Chinese Hackers Leveraging 'Noodle RAT' Backdoor

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A backdoor in Executable and Linkable Format (ELF) files used by Chinese hackers has wrongly been identified as a variant of existing malware for years, Trend Micro claimed in a new report.

In Noodle RAT: Reviewing the New Backdoor Used by Chinese-Speaking Groups, a blog post based on a Botconf 2024 presentation, Trend Micro Research introduced Noodle RAT, a remote access Trojan used by Chinese-speaking groups engaged in either espionage or cybercrime.

A Longstanding Yet Misclassified Backdoor

Also known as ANGRYREBEL or Nood RAT, Noodle RAT has been active since at least 2018. However, it was always considered a variant of an existing malware strain like Gh0st RAT or Rekoobe.

“For instance, NCC Group released a report on a variant of Gh0st RAT used by Iron Tiger in 2018. Talos released a report on an ELF backdoor used by Rocke (aka Iron Cybercrime Group) in 2018. Sophos released a report on a Linux version of the Gh0st RAT variant used in the Cloud Snooper Campaign in 2018. Positive Technology Security released a report on Calypso RAT used by Calypso APT in 2019,” said Trend Micro.

Upon analysis, the cybersecurity provider’s threat intelligence team discovered that the ELF backdoor mentioned in these reports was actually a new malware strain that they named Noodle RAT.

Noodle RAT Timeline. Source: Trend Micro
Noodle RAT Timeline. Source: Trend Micro

The researchers also claimed they found espionage campaigns using Noodle RAT targeting Thailand, India, Japan, Malaysia, and Taiwan since 2020.

Why Noodle RAT is a New Malware Strain

Noodle RAT is a relatively simple backdoor deployed in two versions: a Windows one called Win.NOODLERAT and a Linux one called Linux.NOODLERAT.

The Windows version of Noodle RAT has several links to Gh0st RAT, a malware strain initially developed by the C. Rufus Security Team in China, whose code leaked in 2008.

For instance, Win.NOODLERAT and Gh0st RAT use the same plugins, and the former implements a slightly similar packet encryption algorithm used by some variants of Gh0st RAT, such as Gh0stCringe, HiddenGh0st, and Gh0stTimes.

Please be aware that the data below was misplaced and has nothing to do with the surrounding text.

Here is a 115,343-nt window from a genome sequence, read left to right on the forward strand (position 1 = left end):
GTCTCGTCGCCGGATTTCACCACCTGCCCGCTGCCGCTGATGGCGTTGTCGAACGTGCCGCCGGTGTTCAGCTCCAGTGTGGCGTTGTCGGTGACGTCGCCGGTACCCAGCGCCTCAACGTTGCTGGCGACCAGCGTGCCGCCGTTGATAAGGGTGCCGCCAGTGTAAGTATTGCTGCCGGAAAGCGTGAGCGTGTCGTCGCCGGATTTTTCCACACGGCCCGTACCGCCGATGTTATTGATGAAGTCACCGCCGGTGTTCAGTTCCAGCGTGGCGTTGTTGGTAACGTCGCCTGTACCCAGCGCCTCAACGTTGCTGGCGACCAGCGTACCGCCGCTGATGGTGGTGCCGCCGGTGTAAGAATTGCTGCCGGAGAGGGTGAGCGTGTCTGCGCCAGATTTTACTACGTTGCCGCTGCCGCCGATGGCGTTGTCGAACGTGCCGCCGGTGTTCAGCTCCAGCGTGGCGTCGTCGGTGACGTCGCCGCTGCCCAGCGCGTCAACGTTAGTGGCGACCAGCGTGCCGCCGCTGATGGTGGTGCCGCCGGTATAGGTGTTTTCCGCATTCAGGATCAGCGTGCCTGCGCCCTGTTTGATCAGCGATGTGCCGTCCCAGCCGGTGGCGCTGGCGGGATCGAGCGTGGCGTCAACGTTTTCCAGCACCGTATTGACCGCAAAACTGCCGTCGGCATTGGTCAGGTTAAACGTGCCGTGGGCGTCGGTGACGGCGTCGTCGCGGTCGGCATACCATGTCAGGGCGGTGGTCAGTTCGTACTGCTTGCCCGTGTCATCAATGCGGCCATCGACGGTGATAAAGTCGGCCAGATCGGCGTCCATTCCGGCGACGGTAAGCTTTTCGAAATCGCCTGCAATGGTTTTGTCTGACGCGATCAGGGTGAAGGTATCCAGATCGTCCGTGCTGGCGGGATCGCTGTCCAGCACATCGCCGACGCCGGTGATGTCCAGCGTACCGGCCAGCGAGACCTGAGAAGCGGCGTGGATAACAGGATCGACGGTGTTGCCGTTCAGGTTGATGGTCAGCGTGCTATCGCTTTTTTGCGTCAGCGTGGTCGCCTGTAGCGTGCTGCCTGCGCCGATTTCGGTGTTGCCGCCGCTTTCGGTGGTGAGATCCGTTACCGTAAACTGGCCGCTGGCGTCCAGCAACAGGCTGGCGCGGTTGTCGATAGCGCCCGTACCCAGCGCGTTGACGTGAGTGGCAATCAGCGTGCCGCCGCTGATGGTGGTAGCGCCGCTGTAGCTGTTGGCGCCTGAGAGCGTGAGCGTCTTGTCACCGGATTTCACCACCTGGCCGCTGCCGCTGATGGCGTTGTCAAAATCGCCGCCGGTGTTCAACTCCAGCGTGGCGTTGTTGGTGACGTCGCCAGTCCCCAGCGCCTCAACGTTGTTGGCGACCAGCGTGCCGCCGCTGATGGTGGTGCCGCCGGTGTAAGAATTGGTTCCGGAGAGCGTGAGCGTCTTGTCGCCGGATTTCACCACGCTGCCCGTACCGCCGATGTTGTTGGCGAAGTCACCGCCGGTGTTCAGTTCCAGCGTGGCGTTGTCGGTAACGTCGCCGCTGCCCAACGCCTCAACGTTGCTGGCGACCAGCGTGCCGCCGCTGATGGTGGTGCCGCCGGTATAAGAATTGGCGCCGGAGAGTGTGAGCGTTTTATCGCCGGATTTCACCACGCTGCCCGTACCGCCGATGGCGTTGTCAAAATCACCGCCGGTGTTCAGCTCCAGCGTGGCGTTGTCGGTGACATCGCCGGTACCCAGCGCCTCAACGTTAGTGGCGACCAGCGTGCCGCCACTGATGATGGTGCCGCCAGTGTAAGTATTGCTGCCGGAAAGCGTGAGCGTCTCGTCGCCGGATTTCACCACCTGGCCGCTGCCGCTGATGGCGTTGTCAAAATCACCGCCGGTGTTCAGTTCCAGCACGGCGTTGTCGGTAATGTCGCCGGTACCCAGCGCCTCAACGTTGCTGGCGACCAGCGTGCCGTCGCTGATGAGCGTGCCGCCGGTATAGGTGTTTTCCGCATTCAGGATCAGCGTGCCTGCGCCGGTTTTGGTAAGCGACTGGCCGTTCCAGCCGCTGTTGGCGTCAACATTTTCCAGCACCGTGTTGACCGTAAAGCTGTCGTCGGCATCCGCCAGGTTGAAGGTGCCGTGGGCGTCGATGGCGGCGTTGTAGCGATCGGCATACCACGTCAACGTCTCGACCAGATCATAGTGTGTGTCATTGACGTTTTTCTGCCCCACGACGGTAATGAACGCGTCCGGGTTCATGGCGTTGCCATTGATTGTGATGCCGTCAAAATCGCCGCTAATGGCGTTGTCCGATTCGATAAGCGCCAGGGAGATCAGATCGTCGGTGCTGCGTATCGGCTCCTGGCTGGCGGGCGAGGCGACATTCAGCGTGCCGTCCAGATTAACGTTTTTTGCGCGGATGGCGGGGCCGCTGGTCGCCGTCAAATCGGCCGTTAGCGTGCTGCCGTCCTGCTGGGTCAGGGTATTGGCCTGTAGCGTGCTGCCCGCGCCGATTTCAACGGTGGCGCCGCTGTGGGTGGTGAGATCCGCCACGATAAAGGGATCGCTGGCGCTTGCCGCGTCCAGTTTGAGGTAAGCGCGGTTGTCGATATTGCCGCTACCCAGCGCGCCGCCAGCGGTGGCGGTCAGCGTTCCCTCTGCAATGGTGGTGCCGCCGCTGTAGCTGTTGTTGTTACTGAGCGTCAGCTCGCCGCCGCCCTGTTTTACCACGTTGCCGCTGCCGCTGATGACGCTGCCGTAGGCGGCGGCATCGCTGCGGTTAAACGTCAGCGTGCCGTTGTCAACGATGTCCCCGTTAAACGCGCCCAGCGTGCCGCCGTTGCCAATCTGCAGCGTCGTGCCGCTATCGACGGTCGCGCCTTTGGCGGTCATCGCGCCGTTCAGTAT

However, the rest of Win.NOODLERAT and Gh0st RAT's code does not appear similar, leading Trend Micro to conclude that the plugins were simply reused, but the backdoor itself is totally different.

Additionally, some of Linux.NOODLERAT’s code is the same as Rekoobe v2018, a backdoor based on Tiny SHell (aka tsh), whose source code is publicly available on GitHub.

Specifically, both include the same reverse shell and process name spoofing techniques.

“Still, since the rest of the code of Linux.NOODLERAT is totally different from any version of Rekoobe or Tiny SHell, we can conclude that Linux.NOODLERAT should be classified as another malware family,” Trend Micro said.

Current Use of Noodle RAT “Highly Probable”

In its blog post, the threat intelligence team provided a technical analysis of both Noodle RAT versions, Win.NOODLERAT and Linux.NOODLERAT, including how to initialize them, how they communicate with their command and control (C2) servers, how to control the backdoor once installed, and a description of the C2 server features.

“We have confirmed that some samples of Noodle RAT were uploaded in Virus Total in 2024, which means that it is highly probable that the malware is still in use.

Considering the increase of exploitation against public-facing applications in recent years, malware targeting Linux/Unix systems is becoming more essential for attackers. It might suggest that Noodle RAT could continue to be an attractive option for threat actors for attacks,” the researchers concluded.

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